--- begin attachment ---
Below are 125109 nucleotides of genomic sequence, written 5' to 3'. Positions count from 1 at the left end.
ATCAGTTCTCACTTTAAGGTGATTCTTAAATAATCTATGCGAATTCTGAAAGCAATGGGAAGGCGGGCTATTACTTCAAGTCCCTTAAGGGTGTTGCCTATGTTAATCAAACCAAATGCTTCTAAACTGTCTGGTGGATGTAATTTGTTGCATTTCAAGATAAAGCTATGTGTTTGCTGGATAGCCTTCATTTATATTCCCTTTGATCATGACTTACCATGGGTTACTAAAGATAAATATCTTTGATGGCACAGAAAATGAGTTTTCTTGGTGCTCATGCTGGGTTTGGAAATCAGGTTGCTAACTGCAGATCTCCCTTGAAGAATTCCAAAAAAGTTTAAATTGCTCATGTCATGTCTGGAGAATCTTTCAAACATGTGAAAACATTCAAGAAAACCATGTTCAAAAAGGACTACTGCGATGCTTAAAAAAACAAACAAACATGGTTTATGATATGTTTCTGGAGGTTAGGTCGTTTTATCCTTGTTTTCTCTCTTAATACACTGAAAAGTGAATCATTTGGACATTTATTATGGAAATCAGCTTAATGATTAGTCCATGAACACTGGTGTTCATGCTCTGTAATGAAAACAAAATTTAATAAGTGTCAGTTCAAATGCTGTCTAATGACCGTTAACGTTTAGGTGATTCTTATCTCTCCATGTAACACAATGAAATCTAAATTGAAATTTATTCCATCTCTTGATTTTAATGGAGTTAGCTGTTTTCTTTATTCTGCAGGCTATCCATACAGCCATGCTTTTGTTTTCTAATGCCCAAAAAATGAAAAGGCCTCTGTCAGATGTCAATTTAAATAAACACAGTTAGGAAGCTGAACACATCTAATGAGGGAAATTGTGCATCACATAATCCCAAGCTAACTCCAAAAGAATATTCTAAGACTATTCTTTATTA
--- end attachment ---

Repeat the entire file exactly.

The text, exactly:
Below are 125109 nucleotides of genomic sequence, written 5' to 3'. Positions count from 1 at the left end.
ATCAGTTCTCACTTTAAGGTGATTCTTAAATAATCTATGCGAATTCTGAAAGCAATGGGAAGGCGGGCTATTACTTCAAGTCCCTTAAGGGTGTTGCCTATGTTAATCAAACCAAATGCTTCTAAACTGTCTGGTGGATGTAATTTGTTGCATTTCAAGATAAAGCTATGTGTTTGCTGGATAGCCTTCATTTATATTCCCTTTGATCATGACTTACCATGGGTTACTAAAGATAAATATCTTTGATGGCACAGAAAATGAGTTTTCTTGGTGCTCATGCTGGGTTTGGAAATCAGGTTGCTAACTGCAGATCTCCCTTGAAGAATTCCAAAAAAGTTTAAATTGCTCATGTCATGTCTGGAGAATCTTTCAAACATGTGAAAACATTCAAGAAAACCATGTTCAAAAAGGACTACTGCGATGCTTAAAAAAACAAACAAACATGGTTTATGATATGTTTCTGGAGGTTAGGTCGTTTTATCCTTGTTTTCTCTCTTAATACACTGAAAAGTGAATCATTTGGACATTTATTATGGAAATCAGCTTAATGATTAGTCCATGAACACTGGTGTTCATGCTCTGTAATGAAAACAAAATTTAATAAGTGTCAGTTCAAATGCTGTCTAATGACCGTTAACGTTTAGGTGATTCTTATCTCTCCATGTAACACAATGAAATCTAAATTGAAATTTATTCCATCTCTTGATTTTAATGGAGTTAGCTGTTTTCTTTATTCTGCAGGCTATCCATACAGCCATGCTTTTGTTTTCTAATGCCCAAAAAATGAAAAGGCCTCTGTCAGATGTCAATTTAAATAAACACAGTTAGGAAGCTGAACACATCTAATGAGGGAAATTGTGCATCACATAATCCCAAGCTAACTCCAAAAGAATATTCTAAGACTATTCTTTATTA